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 Table of Contents  
CASE REPORT
Year : 2017  |  Volume : 4  |  Issue : 2  |  Page : 120-123

Successful management of diastolic heart failure in a patient with restrictive cardiomyopathy following an anterior communicating artery aneurysm clipping


1 Department of Anaesthesia, Christian Medical College, Vellore, Tamil Nadu, India
2 Department of Neurological Sciences, Christian Medical College, Vellore, Tamil Nadu, India

Date of Web Publication4-May-2017

Correspondence Address:
Ramamani Mariappan
Department of Anaesthesia, Christian Medical College, Vellore, Tamil Nadu
India
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Source of Support: None, Conflict of Interest: None


DOI: 10.4103/jnacc.jnacc_9_17

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  Abstract 

Perioperative management of neurosurgical patients with an underlying myocardial dysfunction poses a unique challenge to the neuroanaesthesiologist and the neurointensivist. Sudden catecholamine surge during the aneurysmal subarachnoid haemorrhage (SAH) can cause severe cardiac dysfunction such as myocardial ischaemia and cardiomyopathy. SAH in a patient with restrictive cardiomyopathy could be hazardous to the myocardium leading to severe cardiac morbidity. We report the successful management of an acute post-operative diastolic heart failure with a milrinone infusion in a patient with restrictive cardiomyopathy, following anterior communicating artery aneurysm clipping. We have discussed the 'dual beneficial' role of milrinone on the heart and the brain in this clinical setting. In addition, the importance of peri-operative utilisation of transoesophageal echocardiography and transthoracic echocardiography for the successful management of diastolic heart failure is highlighted.

Keywords: Anterior communicating artery aneurysm, diastolic heart failure, milrinone, restrictive cardiomyopathy, subarachnoid haemorrhage, transoesophageal, transthoracic echocardiography


How to cite this article:
Arumugam R, Singh G, Raju K, Mariappan R. Successful management of diastolic heart failure in a patient with restrictive cardiomyopathy following an anterior communicating artery aneurysm clipping. J Neuroanaesthesiol Crit Care 2017;4:120-3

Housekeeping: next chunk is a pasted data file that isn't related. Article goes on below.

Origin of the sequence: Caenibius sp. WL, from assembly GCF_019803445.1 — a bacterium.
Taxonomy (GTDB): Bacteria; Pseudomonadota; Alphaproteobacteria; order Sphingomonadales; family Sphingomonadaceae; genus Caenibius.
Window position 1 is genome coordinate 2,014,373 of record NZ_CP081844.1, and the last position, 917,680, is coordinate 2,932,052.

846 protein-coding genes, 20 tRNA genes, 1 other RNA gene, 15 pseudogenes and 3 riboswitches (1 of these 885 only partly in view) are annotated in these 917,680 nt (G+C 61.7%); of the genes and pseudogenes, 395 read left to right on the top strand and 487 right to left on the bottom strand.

How to cite this URL:
Arumugam R, Singh G, Raju K, Mariappan R. Successful management of diastolic heart failure in a patient with restrictive cardiomyopathy following an anterior communicating artery aneurysm clipping. J Neuroanaesthesiol Crit Care [serial online] 2017 [cited 2019 May 19];4:120-3. Available from: http://www.jnaccjournal.org/text.asp?2017/4/2/120/205620


  Introduction Top


Perioperative management of neurosurgical patients with an underlying myocardial dysfunction poses a unique clinical challenge. The sudden surge of catecholamine during aneurysmal subarachnoid haemorrhage (SAH) can cause cardiac abnormalities ranging from arrhythmia, subendocardial ischaemia and cardiomyopathy (Takotsubo). The presence of both underlying cardiac disease and cardiac dysfunction resulting from the SAH adds to the cardiac morbidity. The perioperative haemodynamic fluctuations, fluid management and the complications of SAH such as vasospasm and its management, all could be hazardous to the myocardium with limited reserve. Diastolic heart failure contributes to nearly 50% of heart failure admissions and is often difficult to diagnose and very challenging to manage.[1] We report the successful management of a patient with restrictive cardiomyopathy with Grade III diastolic dysfunction with paroxysmal atrial fibrillation for anterior communicating (Acom) artery clipping.